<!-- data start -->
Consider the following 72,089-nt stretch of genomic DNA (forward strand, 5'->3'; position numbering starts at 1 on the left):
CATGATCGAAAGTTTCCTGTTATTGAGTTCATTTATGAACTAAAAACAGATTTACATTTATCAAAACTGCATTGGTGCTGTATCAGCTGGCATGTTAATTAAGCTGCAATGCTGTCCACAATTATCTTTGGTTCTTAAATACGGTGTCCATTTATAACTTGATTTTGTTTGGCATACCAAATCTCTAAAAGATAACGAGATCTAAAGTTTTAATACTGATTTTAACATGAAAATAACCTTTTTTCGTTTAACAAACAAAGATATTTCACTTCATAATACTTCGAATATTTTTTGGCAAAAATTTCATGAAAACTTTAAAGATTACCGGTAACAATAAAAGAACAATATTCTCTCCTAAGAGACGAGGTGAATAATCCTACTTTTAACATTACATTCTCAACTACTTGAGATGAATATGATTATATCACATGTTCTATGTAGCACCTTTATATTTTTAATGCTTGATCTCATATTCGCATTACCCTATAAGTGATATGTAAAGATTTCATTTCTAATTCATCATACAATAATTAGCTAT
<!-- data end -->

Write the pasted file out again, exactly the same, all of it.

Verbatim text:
Consider the following 72,089-nt stretch of genomic DNA (forward strand, 5'->3'; position numbering starts at 1 on the left):
CATGATCGAAAGTTTCCTGTTATTGAGTTCATTTATGAACTAAAAACAGATTTACATTTATCAAAACTGCATTGGTGCTGTATCAGCTGGCATGTTAATTAAGCTGCAATGCTGTCCACAATTATCTTTGGTTCTTAAATACGGTGTCCATTTATAACTTGATTTTGTTTGGCATACCAAATCTCTAAAAGATAACGAGATCTAAAGTTTTAATACTGATTTTAACATGAAAATAACCTTTTTTCGTTTAACAAACAAAGATATTTCACTTCATAATACTTCGAATATTTTTTGGCAAAAATTTCATGAAAACTTTAAAGATTACCGGTAACAATAAAAGAACAATATTCTCTCCTAAGAGACGAGGTGAATAATCCTACTTTTAACATTACATTCTCAACTACTTGAGATGAATATGATTATATCACATGTTCTATGTAGCACCTTTATATTTTTAATGCTTGATCTCATATTCGCATTACCCTATAAGTGATATGTAAAGATTTCATTTCTAATTCATCATACAATAATTAGCTAT